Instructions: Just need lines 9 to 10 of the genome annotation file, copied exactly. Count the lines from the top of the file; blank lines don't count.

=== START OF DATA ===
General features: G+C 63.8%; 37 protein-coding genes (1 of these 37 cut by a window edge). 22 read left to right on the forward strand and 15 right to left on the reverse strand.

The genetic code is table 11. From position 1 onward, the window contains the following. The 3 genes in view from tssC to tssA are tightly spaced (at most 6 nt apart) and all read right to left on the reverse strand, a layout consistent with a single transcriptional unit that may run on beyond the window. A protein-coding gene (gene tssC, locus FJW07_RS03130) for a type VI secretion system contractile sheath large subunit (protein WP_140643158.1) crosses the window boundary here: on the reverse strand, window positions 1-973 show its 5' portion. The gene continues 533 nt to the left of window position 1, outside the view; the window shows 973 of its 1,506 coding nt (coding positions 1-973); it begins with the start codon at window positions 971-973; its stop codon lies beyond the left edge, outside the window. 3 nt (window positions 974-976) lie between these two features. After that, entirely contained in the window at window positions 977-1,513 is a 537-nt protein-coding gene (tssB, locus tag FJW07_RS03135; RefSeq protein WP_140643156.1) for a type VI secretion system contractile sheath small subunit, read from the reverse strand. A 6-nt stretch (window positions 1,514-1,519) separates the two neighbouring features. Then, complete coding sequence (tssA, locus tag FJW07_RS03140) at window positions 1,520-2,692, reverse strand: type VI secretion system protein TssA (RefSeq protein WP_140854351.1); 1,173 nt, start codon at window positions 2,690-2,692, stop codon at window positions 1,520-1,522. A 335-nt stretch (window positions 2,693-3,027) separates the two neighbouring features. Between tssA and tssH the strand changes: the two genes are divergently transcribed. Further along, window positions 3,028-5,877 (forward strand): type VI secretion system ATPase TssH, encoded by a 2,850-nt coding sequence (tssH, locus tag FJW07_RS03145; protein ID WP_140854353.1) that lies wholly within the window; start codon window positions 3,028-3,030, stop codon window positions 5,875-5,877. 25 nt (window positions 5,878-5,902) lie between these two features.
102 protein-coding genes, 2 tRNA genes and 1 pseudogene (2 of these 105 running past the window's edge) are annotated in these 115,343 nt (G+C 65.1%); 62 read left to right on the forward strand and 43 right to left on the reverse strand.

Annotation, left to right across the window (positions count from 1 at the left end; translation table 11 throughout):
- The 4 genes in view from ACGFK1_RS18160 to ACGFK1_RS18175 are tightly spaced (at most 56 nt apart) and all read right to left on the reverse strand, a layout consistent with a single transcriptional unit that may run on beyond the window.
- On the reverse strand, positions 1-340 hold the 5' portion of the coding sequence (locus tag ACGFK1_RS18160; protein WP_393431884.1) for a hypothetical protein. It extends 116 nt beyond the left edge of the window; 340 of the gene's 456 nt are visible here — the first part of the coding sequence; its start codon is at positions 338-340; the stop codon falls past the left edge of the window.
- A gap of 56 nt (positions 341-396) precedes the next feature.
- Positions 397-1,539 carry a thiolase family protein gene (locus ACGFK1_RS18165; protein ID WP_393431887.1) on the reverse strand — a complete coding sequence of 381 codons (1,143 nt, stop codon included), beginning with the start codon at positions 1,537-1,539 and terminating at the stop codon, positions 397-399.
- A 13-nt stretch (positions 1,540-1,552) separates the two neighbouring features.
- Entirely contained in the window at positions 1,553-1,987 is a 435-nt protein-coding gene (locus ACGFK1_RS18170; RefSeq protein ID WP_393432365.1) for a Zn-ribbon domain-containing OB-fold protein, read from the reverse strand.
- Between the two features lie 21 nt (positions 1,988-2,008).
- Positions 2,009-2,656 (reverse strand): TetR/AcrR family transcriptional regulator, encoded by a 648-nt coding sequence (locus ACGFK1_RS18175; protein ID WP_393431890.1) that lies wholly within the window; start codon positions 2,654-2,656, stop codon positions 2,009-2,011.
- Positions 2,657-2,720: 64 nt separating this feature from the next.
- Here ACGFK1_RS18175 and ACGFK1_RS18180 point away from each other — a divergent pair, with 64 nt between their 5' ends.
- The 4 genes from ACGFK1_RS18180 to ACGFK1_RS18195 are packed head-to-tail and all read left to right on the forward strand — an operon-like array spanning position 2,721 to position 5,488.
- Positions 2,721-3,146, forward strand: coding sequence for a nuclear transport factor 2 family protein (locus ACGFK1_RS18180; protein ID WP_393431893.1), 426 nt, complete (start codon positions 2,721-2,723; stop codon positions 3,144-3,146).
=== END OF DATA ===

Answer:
- A 13-nt stretch (positions 1,540-1,552) separates the two neighbouring features.
- Entirely contained in the window at positions 1,553-1,987 is a 435-nt protein-coding gene (locus ACGFK1_RS18170; RefSeq protein ID WP_393432365.1) for a Zn-ribbon domain-containing OB-fold protein, read from the reverse strand.